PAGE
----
The shrew has balls. The shrew is also beautiful and indiscriminately bares her navel. The Joan Jett song, while effective, is actually misleading; Kat’s reputation, albeit as a “muling, rampalian wench” has been carefully cultivated over the years.

Ms. Perky: People perceive you as somewhat…
Kat Stratford: Tempestuous?
Ms. Perky: “Heinous bitch” is the term used most often.

For good reason, as it turns out. We are offered an explanation for her “tempestuous” attitude. And therein lies the inherent difference between The Taming of the Shrew and 10 Things I Hate about You – you respect Kat. You like her. And, by the end of the film, you understand her anger. I mean, sixteen year old me wanted to be her; to sit on my couch wearing a crop-top reading “The Bell Jar” or to be so waifish that I could balance (comfortably!) on a balcony railing doing something awesome like sketching or reading “The Feminine Mystique.”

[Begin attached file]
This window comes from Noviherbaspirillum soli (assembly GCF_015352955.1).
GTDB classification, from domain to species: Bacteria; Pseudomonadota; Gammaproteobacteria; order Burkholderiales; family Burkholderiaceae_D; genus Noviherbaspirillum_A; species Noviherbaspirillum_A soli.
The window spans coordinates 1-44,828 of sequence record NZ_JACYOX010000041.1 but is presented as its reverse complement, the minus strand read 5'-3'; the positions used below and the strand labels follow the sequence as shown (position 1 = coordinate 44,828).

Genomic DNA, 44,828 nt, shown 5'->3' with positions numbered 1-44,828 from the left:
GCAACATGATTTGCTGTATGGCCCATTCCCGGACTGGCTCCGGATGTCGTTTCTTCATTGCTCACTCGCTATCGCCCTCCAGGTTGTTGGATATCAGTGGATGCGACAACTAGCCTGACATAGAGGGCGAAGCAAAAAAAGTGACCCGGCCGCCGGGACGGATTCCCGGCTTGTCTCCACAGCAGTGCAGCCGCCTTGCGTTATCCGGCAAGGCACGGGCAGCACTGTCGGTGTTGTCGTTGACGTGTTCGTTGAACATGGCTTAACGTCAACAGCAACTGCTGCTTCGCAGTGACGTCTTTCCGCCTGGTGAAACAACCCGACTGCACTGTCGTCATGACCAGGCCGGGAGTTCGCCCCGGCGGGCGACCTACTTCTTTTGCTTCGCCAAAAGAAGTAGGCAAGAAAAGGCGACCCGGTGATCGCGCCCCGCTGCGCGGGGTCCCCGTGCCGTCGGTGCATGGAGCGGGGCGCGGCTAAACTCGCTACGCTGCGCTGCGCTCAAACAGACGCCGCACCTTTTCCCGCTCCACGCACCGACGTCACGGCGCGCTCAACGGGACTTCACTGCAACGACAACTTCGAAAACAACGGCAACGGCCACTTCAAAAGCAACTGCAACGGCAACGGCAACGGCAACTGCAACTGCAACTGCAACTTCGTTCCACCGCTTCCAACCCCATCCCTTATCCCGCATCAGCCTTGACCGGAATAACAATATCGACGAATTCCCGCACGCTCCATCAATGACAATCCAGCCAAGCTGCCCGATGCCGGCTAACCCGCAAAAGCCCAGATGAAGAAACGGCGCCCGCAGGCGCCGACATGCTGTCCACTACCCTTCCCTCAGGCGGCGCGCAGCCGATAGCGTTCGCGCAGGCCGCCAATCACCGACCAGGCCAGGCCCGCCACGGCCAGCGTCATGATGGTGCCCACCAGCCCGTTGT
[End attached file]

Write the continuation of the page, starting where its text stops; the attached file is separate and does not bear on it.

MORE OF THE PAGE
Unfortunately, the feminist angle doesn’t stand up to the test of time. Watching it this time around I had to ask myself why, to show that she is letting her guard down, did she have to be seductively dancing on a table. I mean, how many strip clubs has this feminist high school student been to? And did she really have to cry in front of the whole class when she read her version of sonnet 141? In The Taming of the Shrew even Kate’s final speech is delivered sometimes defiantly, sometimes stoically, always confidently; never snivelling. Especially since Patrick Verona was no Petruchio.

Patrick (Heath Ledger) takes on the role of Petruchio rendering the violent misogynist into a tough-on-the-outside-tender-on-the-inside kind of scone (with Vegemite on it, of course). His bad boy persona quickly falls to the wayside as he undertakes the impossible feat of dating Kat Stratford. Cue Hollywood formula – he ends up kinda, sorta, didn’t-know-he-was-gonna, falling for her. A huge divergence from the play is that he is trying to relate to her, not break her. This is what ultimately softens her; there is a mutual respect.